The Ten Commandments of Change (Part Two)

I am not sure why I started this.  I have been thinking, at 57, about how disappointing the world, other people, the church, society, politicians, even myself, are.  And yet, I hope.  I still think things can be better.  This is mysterious.  I went to Mount Thinkaboutit to consider this, and came down with two tablets carved in sand, so they can be easily revised if needed, but these are some things I have thought about in my experiences thus far.  Commandments 1-5, unless I have changed them, are in yesterday’s post.

6.  Let it Begin with Me.  A changed world begins in changed people.  Changed worlds can also change people.  But the most powerful change is when outer and inner converge.  Watch out.  Right person, right time, right opportunity and the right choice is a recipe for something the world is waiting for and doesn’t know it.
7.  Technique isn’t enough.  At some point, there is this mysterious power called, “Inspiration,” which comes from the words for “breathe into.”  Change is part analysis, part prescription, and big part art.  Technicians and engineers are often in danger of attempting to work without value, the artistic, the visionary.  Visionaries, on the other hand, must also be guarded.  They are like the Little Girl with the Curl.  When they’re right, they’re very, very right, and…(see # 1 in Part One, “humility”)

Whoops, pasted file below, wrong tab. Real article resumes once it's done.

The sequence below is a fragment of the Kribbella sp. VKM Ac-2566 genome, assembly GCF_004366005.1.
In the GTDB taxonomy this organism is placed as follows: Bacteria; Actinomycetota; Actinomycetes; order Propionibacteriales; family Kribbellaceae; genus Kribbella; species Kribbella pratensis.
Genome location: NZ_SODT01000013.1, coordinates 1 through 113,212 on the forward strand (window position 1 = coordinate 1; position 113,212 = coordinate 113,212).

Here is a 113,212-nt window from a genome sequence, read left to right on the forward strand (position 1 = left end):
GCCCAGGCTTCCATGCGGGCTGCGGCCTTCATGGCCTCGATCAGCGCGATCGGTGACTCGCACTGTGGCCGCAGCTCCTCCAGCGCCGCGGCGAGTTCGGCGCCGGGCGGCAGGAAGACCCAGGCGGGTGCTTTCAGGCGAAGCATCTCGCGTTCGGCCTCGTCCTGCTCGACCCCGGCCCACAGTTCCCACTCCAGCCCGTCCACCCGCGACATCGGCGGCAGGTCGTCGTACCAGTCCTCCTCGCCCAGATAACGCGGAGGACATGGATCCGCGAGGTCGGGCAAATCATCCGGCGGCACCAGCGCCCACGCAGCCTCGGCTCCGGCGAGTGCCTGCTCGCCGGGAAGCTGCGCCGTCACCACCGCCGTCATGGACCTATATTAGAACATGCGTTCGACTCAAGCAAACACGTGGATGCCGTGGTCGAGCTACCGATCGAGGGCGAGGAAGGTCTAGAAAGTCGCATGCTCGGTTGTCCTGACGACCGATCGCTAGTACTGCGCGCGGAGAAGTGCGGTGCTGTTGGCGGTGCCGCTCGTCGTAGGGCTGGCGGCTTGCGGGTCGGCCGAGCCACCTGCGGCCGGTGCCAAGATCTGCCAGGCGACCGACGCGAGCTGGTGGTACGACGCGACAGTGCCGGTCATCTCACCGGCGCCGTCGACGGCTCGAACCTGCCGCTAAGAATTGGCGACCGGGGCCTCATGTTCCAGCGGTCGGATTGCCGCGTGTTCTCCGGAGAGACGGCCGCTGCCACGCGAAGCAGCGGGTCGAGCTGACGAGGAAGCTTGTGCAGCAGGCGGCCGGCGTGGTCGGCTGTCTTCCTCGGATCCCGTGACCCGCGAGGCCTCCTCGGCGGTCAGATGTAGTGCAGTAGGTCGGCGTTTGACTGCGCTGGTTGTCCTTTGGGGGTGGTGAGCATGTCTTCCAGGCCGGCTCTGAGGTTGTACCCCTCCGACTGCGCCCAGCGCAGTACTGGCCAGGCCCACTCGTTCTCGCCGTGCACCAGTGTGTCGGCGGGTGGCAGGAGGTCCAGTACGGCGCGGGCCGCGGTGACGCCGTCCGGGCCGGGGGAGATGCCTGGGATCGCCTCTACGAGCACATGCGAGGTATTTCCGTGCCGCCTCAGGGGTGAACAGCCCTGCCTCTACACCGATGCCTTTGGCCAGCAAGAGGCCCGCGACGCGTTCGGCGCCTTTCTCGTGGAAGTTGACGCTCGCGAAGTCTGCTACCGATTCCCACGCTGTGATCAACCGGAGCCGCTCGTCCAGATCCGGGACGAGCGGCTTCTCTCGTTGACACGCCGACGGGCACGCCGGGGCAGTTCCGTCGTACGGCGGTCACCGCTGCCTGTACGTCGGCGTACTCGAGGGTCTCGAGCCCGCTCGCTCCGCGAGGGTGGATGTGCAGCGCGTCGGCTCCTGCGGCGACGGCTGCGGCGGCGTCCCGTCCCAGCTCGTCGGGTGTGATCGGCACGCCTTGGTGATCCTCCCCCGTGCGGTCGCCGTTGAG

8.  Suffering is Being Alive.  “Passion” is the word that gets used a lot, but now we tend to see it as “overwhelming love for,” and even “desire,” without the medieval meaning so often connected with it—submission, suffering, being subject to something.  Originally it referred to the crucifixion of Jesus, “the passio”, in Latin, thus, “suffering love.”  If the medieval mind was too heavily on the “being subject” part, I wonder if we have severed love too much from it.  Grieve, suffer, ache, long, these are all the aliveness of love.  Change begins when we let ourselves “love” the world passionately, and therefore suffer inevitably with and for it.